It’s still dark outside. I press gently on the thermarest to push the air out. I start to push the sleeping bag slowly into the compression sack. I load the bags onto the bike quietly trying not to wake my fellow cyclists from their dreamy sleep. I feel like an intruder, a thief. It’s true. I am stealing time. I am stealing calm streets, the cool morning breeze, the gentle lights of the sun, the first cup of fresh brewed coffee. Something like that.
The side roads leading into Caspar and Mendocino are narrow and winding. Mendocino town site looks from 1800s. I ate a banana and an apple, watching waves crashing into beach. Back to Highway 1, the road goes up and down, but still gentle, or is it because I rested yesterday? Albion has just houses on both sides of the road. Little River is just a closed store. I catch Scott and Adam at a cafe in Elk. Fog comes in, surprisingly quickly. West wind pushes clouds from sea level up the high ridge into the road and beyond.
After Navarro bridge the climb is hard, but wait after Elk, it’s the steepest yet. I walk the second switchback.
At noon time, I am at the KOA campground. The state park next door is closed for the season and more importantly, KOA has (hot) showers, a jacuzzi hot tub and one-hour free internet. Deal. A father-son-cousin trio and then “Bob” shows up later. I walk to the beach and read about “mountain beavers” on some interpretive signs. Jacuzzi is nice and one-hour internet does not last long.
Morning is chilly and fog does not lift until noon. Even then, it’s because I get to higher elevations. I get to a store and buy some coffee. I fill up too much and it spills all over at the checkout. I find a visitor center with wi-fi and spend almost an hour under morning sun. Roads are narrow and winding and they go up and down constantly.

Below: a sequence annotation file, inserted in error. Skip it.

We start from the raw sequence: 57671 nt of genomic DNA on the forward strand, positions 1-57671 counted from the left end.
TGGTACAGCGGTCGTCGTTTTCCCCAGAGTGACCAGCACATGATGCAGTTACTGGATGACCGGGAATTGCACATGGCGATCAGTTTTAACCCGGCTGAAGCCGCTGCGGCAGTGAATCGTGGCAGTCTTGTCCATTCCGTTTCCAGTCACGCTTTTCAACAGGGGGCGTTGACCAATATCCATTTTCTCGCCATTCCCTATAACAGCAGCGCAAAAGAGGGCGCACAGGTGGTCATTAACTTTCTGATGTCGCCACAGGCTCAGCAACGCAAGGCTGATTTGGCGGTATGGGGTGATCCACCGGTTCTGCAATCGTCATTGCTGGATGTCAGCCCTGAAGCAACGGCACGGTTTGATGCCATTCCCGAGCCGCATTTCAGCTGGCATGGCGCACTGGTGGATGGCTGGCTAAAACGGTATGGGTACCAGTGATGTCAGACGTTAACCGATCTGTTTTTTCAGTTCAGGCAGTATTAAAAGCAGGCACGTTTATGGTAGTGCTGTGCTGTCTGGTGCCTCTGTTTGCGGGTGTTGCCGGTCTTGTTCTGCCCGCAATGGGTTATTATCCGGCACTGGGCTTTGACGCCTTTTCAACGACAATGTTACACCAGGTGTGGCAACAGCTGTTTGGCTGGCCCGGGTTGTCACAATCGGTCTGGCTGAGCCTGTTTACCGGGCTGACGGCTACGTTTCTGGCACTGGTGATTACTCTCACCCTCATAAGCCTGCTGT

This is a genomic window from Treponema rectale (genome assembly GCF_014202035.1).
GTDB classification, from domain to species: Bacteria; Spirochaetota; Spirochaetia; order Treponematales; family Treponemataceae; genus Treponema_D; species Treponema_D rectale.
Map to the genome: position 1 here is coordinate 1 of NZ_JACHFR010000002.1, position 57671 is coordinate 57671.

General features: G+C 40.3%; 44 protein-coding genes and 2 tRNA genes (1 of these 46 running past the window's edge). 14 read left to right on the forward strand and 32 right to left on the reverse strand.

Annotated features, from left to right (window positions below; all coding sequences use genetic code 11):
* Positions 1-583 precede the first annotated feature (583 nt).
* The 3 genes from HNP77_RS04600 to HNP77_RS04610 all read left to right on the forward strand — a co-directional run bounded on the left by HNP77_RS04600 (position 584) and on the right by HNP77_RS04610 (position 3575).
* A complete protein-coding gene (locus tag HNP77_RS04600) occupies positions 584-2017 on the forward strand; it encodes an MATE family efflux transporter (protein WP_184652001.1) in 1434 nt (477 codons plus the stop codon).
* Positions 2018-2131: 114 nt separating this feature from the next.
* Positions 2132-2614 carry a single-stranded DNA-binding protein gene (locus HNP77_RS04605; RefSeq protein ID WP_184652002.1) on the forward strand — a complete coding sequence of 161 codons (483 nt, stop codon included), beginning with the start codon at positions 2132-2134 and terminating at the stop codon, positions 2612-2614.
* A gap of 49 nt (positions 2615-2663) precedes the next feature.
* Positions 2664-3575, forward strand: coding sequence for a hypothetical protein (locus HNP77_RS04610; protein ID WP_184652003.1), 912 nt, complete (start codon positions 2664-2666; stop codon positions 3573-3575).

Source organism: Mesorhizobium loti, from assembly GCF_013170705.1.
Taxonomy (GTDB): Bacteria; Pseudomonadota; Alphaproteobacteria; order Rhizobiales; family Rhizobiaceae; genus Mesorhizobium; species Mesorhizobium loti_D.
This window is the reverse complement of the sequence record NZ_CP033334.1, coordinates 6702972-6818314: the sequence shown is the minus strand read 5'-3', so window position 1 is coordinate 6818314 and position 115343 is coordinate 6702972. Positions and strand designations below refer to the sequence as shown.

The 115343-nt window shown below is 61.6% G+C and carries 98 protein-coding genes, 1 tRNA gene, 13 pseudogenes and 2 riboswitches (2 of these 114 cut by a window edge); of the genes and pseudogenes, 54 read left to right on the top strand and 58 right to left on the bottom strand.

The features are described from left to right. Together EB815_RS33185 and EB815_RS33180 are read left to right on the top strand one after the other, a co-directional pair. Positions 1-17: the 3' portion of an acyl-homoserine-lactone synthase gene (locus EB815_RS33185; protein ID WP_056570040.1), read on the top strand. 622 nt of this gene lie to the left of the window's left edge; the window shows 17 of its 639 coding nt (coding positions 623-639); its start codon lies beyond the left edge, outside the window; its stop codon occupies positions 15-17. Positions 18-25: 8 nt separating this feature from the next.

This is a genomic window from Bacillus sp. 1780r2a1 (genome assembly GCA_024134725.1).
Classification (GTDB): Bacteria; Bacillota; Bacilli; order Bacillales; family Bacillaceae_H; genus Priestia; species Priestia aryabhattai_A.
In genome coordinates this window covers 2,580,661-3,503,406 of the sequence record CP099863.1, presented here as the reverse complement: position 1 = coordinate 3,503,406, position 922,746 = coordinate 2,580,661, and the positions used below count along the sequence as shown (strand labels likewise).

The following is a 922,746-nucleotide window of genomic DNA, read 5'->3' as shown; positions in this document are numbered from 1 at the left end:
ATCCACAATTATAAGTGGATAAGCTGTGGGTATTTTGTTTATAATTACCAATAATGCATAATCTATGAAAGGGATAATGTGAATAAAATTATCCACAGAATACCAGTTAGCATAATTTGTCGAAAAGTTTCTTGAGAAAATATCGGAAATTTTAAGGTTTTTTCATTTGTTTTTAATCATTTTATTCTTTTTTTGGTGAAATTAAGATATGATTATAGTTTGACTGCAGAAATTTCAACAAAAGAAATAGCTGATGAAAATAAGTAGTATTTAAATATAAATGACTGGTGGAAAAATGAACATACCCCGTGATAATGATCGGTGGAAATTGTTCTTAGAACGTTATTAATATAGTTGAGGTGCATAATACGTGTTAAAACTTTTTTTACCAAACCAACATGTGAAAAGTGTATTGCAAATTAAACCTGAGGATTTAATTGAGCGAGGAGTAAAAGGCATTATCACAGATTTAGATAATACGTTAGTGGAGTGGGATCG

Why does a dog bark at a cyclist? Are we cats on wheels? Are the wheels in motion the issue? It’s been almost two hundred years, get over it… Please?
I am in Sonoma now. It doesn’t feel different, it’s just another county on the coast. But I guess where Mendocino is a transition between mountains and the coast, Sonoma is purely coast. It is colder and fog seems to be always there. It also seems like people have a lot of cottages and summer houses here. Lot’s of signs saying, “private property”, “no trespassing”.
Fort Ross is a historical Russian settlement. Interesting that only 200 years ago Russians dominated the area from San Francisco to Alaska when British, French and others were busy with wars in Europe. And then Americans bought the place.
The hills south of Fort Ross are the hardest of the day; steep and long. At one point the elevation gain brings me above the fog. A logging truck causes some excitement at a downhill switchback. We enter the curve at the same time and I almost lick the rear tires of the truck on exit, I don’t know how I survived.
Sonoma Coast SP has many beaches and campgrounds, but only one has a hiker-biker site with hot showers: Bodega Dunes. That’s where I end the day along with five more cyclists around a camp fire.
21 days (+1 rest day), 1065 miles.
|2014-10-05||Manchester Beach KOA||44||04:17|
|2014-10-06||Bodega Dunes SB||71||06:54|